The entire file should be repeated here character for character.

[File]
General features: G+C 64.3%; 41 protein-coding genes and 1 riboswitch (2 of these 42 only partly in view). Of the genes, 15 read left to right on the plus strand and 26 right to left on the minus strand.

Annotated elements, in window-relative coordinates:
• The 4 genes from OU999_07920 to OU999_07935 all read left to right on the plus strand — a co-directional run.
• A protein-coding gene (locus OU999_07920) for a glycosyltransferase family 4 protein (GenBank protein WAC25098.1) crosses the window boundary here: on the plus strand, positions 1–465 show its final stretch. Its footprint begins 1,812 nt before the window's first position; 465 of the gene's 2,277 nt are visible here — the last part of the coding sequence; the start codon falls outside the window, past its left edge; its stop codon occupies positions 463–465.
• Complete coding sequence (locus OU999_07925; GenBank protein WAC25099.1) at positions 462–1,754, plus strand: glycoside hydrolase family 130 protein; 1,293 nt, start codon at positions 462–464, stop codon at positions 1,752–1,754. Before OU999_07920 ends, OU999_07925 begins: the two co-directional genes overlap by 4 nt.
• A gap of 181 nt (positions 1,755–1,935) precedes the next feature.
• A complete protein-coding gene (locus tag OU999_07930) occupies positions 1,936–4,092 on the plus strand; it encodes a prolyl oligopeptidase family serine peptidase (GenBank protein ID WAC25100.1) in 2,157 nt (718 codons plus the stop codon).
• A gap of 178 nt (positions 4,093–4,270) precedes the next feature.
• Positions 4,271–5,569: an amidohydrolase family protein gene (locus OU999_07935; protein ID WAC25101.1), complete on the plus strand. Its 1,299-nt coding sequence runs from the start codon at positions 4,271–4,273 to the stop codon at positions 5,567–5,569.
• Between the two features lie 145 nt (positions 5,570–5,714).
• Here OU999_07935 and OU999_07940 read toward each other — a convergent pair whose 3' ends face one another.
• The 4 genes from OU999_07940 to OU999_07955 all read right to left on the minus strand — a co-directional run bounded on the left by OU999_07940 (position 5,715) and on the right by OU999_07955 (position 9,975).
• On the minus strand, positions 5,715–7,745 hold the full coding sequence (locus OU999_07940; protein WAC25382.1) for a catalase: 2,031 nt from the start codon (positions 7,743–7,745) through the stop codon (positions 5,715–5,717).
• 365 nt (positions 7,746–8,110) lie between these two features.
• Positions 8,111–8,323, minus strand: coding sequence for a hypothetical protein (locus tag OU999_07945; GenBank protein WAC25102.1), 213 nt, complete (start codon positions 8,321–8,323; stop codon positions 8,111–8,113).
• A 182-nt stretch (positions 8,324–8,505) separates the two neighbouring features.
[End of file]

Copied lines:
General features: G+C 64.3%; 41 protein-coding genes and 1 riboswitch (2 of these 42 only partly in view). Of the genes, 15 read left to right on the plus strand and 26 right to left on the minus strand.

Annotated elements, in window-relative coordinates:
• The 4 genes from OU999_07920 to OU999_07935 all read left to right on the plus strand — a co-directional run.
• A protein-coding gene (locus OU999_07920) for a glycosyltransferase family 4 protein (GenBank protein WAC25098.1) crosses the window boundary here: on the plus strand, positions 1–465 show its final stretch. Its footprint begins 1,812 nt before the window's first position; 465 of the gene's 2,277 nt are visible here — the last part of the coding sequence; the start codon falls outside the window, past its left edge; its stop codon occupies positions 463–465.
• Complete coding sequence (locus OU999_07925; GenBank protein WAC25099.1) at positions 462–1,754, plus strand: glycoside hydrolase family 130 protein; 1,293 nt, start codon at positions 462–464, stop codon at positions 1,752–1,754. Before OU999_07920 ends, OU999_07925 begins: the two co-directional genes overlap by 4 nt.
• A gap of 181 nt (positions 1,755–1,935) precedes the next feature.
• A complete protein-coding gene (locus tag OU999_07930) occupies positions 1,936–4,092 on the plus strand; it encodes a prolyl oligopeptidase family serine peptidase (GenBank protein ID WAC25100.1) in 2,157 nt (718 codons plus the stop codon).
• A gap of 178 nt (positions 4,093–4,270) precedes the next feature.
• Positions 4,271–5,569: an amidohydrolase family protein gene (locus OU999_07935; protein ID WAC25101.1), complete on the plus strand. Its 1,299-nt coding sequence runs from the start codon at positions 4,271–4,273 to the stop codon at positions 5,567–5,569.
• Between the two features lie 145 nt (positions 5,570–5,714).
• Here OU999_07935 and OU999_07940 read toward each other — a convergent pair whose 3' ends face one another.
• The 4 genes from OU999_07940 to OU999_07955 all read right to left on the minus strand — a co-directional run bounded on the left by OU999_07940 (position 5,715) and on the right by OU999_07955 (position 9,975).
• On the minus strand, positions 5,715–7,745 hold the full coding sequence (locus OU999_07940; protein WAC25382.1) for a catalase: 2,031 nt from the start codon (positions 7,743–7,745) through the stop codon (positions 5,715–5,717).
• 365 nt (positions 7,746–8,110) lie between these two features.
• Positions 8,111–8,323, minus strand: coding sequence for a hypothetical protein (locus tag OU999_07945; GenBank protein WAC25102.1), 213 nt, complete (start codon positions 8,321–8,323; stop codon positions 8,111–8,113).
• A 182-nt stretch (positions 8,324–8,505) separates the two neighbouring features.